FOOTNOTES APRIL 2000
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Conference on Sociology and Education

The Spencer Foundation and ASA Join Forces to Look Ahead

On March 1-3, 25 sociologists met in retreat at the Emory Conference Center to examine the body of knowledge in sociology and education and to consider future directions of research. The conference was convened by The Spencer Foundation in cooperation with the American Sociological Association (ASA). Michael Hout (University of California-Berkeley), Pamela Barnhouse Walters (Indiana University), and Felice J. Levine (ASA) organized the conference which by design (including in the organizing team) sought to bring sociologists of education together with sociologists working in other areas relevant to understanding educational processes and systems.

The meeting was driven by two central ambitions: (1) to frame new sociological pathways of inquiry about education, and (2) to develop a research agenda that includes innovative ways of thinking about and increased opportunities for the next generation of research related to education. The Conference Center provided just the right setting for a creative and ambitious effort. From the outset, invitees were encouraged to think “out of the box” about important new questions, challenges, and opportunities. Prior to the meeting, participants prepared working memoranda in their areas of expertise that could serve as a catalyst for group discussion and exchange. The workshop focused on six core topics: Social Stratification and Education, Families and Schools, The Social Organization of Education, The Politics of Education, Learning and Achievement, and Labor Markets and Occupations.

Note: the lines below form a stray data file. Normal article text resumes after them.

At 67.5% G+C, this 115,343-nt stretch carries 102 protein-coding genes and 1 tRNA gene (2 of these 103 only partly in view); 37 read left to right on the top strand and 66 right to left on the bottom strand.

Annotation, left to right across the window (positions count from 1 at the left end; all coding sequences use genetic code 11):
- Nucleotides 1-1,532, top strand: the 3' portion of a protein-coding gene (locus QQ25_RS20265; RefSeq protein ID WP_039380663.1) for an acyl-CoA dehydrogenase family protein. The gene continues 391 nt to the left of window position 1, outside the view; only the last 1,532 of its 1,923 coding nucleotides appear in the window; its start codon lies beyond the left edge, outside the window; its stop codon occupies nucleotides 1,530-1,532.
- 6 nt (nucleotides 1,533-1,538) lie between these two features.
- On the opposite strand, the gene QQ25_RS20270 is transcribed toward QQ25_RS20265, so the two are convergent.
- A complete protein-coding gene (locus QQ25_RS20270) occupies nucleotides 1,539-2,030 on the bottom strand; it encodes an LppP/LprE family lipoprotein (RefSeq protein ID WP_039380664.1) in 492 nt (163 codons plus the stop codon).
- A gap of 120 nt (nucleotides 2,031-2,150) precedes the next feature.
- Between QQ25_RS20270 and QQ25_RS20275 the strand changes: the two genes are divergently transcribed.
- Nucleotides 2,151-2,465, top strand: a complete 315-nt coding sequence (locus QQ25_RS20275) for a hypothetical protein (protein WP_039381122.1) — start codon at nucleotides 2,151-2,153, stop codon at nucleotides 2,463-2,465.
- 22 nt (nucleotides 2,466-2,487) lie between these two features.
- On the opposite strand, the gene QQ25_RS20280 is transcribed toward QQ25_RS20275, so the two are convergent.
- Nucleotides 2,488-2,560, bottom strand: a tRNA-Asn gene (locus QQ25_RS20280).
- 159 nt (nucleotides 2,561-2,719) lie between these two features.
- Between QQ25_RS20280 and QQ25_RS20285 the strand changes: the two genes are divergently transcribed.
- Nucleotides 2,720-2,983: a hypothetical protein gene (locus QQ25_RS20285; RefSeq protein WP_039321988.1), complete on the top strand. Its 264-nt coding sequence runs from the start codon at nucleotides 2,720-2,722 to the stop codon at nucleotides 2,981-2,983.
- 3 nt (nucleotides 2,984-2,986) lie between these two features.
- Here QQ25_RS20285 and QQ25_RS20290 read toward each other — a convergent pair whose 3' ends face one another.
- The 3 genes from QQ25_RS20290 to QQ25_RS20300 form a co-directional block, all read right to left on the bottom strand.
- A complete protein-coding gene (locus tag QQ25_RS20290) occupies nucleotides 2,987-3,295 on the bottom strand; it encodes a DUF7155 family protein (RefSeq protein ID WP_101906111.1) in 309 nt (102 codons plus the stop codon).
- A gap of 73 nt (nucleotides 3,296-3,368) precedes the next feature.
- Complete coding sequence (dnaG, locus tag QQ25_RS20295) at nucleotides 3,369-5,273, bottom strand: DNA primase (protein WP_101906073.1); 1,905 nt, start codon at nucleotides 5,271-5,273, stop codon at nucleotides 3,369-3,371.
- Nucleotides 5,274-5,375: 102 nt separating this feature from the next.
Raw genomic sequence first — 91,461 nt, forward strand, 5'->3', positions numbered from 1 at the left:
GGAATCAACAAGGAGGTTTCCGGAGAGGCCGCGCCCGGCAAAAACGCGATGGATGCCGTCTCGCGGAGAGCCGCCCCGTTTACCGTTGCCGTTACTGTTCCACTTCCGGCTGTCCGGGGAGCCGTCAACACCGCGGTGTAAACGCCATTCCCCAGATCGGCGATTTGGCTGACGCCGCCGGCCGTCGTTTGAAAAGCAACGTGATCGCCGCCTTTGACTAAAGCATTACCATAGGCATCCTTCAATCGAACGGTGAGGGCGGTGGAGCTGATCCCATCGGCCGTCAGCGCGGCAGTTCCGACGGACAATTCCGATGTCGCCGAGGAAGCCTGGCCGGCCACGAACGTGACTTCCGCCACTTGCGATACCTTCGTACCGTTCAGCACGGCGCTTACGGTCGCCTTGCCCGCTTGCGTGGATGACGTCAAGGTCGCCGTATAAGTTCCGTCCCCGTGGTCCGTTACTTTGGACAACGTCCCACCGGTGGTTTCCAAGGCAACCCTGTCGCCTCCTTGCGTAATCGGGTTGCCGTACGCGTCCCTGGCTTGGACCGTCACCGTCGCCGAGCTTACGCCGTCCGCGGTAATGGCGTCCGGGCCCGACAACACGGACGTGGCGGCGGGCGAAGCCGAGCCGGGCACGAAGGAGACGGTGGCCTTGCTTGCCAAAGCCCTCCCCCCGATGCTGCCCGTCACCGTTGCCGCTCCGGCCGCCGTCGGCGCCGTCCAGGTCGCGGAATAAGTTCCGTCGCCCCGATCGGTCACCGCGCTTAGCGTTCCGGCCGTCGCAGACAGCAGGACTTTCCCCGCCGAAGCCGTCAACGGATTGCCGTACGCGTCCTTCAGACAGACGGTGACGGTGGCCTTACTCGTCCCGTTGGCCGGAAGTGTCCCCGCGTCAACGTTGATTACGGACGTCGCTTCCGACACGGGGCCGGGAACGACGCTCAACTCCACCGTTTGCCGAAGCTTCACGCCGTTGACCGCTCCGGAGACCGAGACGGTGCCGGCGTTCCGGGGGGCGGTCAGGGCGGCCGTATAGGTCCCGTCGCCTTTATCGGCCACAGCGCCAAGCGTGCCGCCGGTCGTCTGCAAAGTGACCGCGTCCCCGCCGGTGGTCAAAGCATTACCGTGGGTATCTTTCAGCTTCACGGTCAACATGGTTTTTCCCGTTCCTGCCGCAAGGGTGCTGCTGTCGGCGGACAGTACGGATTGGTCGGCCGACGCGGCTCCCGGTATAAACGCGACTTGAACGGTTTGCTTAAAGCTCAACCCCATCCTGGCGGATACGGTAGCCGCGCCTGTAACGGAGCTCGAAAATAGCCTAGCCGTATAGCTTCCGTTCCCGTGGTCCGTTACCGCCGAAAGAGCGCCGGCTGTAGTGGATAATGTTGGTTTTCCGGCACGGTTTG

Hout, Walters, and Levine could not have hoped for a research meeting where energy, engagement, and quality interaction were any higher. With many participants lingering long after evening events and well after the final wrap-up session, the group worked hard to address theoretical, methodological, measurement, and empirical issues important to future directions in the field. Issues of training, database needs, and quality of data were all parts of the discussion as attendees considered what we know and need to know to move the field forward.

The Spencer Foundation has been holding similar conferences with other disciplinary groups. The Foundation asks organizers to prepare a brief report and recommendations to The Spencer Foundation that is also disseminated on the Foundation’s homepage. The Foundation is committed to the support of field-initiated proposals and seeks the widest possible dissemination of ideas that might encourage the development of important new work. As with other such research conferences convened by ASA, the Association plans to publish a book addressed to future research in sociology and education. In agreeing to co-organize the conference, Hout and Walters will lead this writing effort. The goal is for a product of wide use and benefit to sociologists now and in the future.